Tactics writer Sam Tighe, from Bleacher Report, picks out three key areas that could decide Southampton's Premier League meeting with West Brom at St Mary's...
This weekend, Southampton welcome newly-promoted West Bromwich Albion to St Mary’s and will look to compound their difficult start to life in the Premier League.
The Baggies registered a hard-fought point against Chelsea last week – albeit letting a three-goal lead slip in the process – their first of the campaign, having lost their first two fixtures.
Head coach Slaven Bilić has drastically altered his tactical approach from last season already, opting for a five-man defence instead of the usual four, which serves as both an acknowledgment of the step up in quality – and a marker for the sort of game Southampton are in for here.
Here are the three keys to defeating the Baggies and making it two wins in two for Saints.
Live and die by the set-piece
West Brom had a love-hate relationship with set pieces in 2019/20.
They scored an impressive 18 goals from these situations – 23% of their total goal tally – as two realities were hammered home consistently: first, between Semi Ajayi (5), Dara O’Shea (3) and Kyle Bartley (2), they have a cast of defenders able to consistently affect these situations; and second, the deliveries sent in by midfielder Matheus Pereira really are special.
But these same situations proved a consistent Achilles heel at the other end, too: an astonishing 36% of the goals they conceded were from set-pieces (16 in total), the second-highest percentage in the Championship (behind Leeds United).
Through three Premier League games, we’ve already seen evidence that suggests this dichotomy still exists. Pereira scored from 25 yards and Bartley tapped home a corner, while Everton and Chelsea have both punished them from free-kicks and corners after Leicester City converted two penalties against them on the opening weekend.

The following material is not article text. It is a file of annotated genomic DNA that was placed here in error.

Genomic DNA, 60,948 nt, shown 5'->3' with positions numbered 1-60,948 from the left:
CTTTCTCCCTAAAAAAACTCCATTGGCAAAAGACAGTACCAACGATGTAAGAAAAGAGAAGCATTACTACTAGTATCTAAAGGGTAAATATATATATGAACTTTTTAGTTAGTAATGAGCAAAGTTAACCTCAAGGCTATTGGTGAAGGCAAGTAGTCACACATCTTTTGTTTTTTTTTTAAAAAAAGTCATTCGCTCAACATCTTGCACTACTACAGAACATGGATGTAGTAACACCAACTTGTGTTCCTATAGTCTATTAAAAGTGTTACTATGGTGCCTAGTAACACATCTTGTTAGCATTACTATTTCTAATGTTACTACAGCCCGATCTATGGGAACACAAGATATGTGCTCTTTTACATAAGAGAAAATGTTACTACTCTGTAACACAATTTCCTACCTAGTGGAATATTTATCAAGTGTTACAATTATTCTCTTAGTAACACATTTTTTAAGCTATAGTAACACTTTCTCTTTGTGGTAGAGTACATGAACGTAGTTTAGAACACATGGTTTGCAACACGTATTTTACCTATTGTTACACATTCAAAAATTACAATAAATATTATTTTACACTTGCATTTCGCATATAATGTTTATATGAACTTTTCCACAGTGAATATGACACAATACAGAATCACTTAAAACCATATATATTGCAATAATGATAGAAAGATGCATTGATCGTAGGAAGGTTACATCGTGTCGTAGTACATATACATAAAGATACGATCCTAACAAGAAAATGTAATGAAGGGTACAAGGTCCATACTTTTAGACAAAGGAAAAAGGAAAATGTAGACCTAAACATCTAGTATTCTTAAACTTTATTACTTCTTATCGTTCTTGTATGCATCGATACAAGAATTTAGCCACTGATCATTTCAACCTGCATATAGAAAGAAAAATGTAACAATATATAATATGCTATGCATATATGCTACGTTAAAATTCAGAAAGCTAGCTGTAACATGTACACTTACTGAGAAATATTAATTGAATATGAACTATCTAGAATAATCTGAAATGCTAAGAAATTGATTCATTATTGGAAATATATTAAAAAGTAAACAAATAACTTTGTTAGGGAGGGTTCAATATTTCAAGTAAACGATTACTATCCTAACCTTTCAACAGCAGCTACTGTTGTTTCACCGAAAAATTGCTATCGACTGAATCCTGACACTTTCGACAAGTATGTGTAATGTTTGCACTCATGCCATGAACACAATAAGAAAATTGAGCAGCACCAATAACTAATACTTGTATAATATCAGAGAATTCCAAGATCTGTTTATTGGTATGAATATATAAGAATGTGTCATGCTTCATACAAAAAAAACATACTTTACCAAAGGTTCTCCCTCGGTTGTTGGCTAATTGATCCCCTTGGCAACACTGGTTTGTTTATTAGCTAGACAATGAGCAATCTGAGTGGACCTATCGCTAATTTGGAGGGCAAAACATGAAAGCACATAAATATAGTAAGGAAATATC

There’ll be an urgency in Alex McCarthy’s voice if he has to line up a wall for a free-kick that Pereira’s stood over, while James Ward-Prowse’s eyes will light up at every dead-ball situation.
The right path to attack
West Brom have shipped 11 goals in their first three Premier League games, the worst record in the division. A rough fixture list plays a part in this, as does being reduced to 10 men against Everton midway through, but the fact remains the immediate step up to the top tier has been challenging.
A trend running through those first three games has been teams finding joy on the right flank (WBA’s left).
Right-back Timothy Castagne scored for Leicester in the opener, drifting inward and heading home; Everton’s James Rodríguez pulled and probed his way to a goal and an assist; and Chelsea’s Mason Mount, operating on the flank, spun in behind multiple times to create good chances, also getting his name on the scoresheet.
In Kyle Walker-Peters and Stuart Armstrong, Saints boast superb creativity and movement on this flank. Add that to Ché Adams’s direct runs into the channel and it gives Ralph Hasenhüttl ample opportunity to continue to work this area of the pitch, with the hope of continuing this trend.
Space in behind
As a matter of course, Saints will look to try and exploit any space in behind West Brom leave – though that will likely come at a premium, if their early possession figures (35% average) and deep-set 3-4-3 formation is anything to go by.
Quick interchanges and direct runs will be key to unlocking those areas, similar to how Adams and Danny Ings worked the winning goal against Burnley.
Just as important is managing the space Saints leave in behind their own defence, and there are two particular players to key in on: Callum Robinson and Darnell Furlong.
Robinson’s a zippy, energetic forward who presses intelligently to create turnovers, then spins wide and in behind looking for space. He netted twice against Chelsea thanks to clever moments and good finishes, punishing hesitancy on the ball.
Furlong streaks forward from right-wing-back when counter-attacking opportunities arise, offering a quick outlet for distribution and an ability to carry the ball forward.
Ryan Bertrand will once again have to balance offensive and defensive duties perfectly – as he often does – while the midfield will have to shuffle over and help close off the gaps too.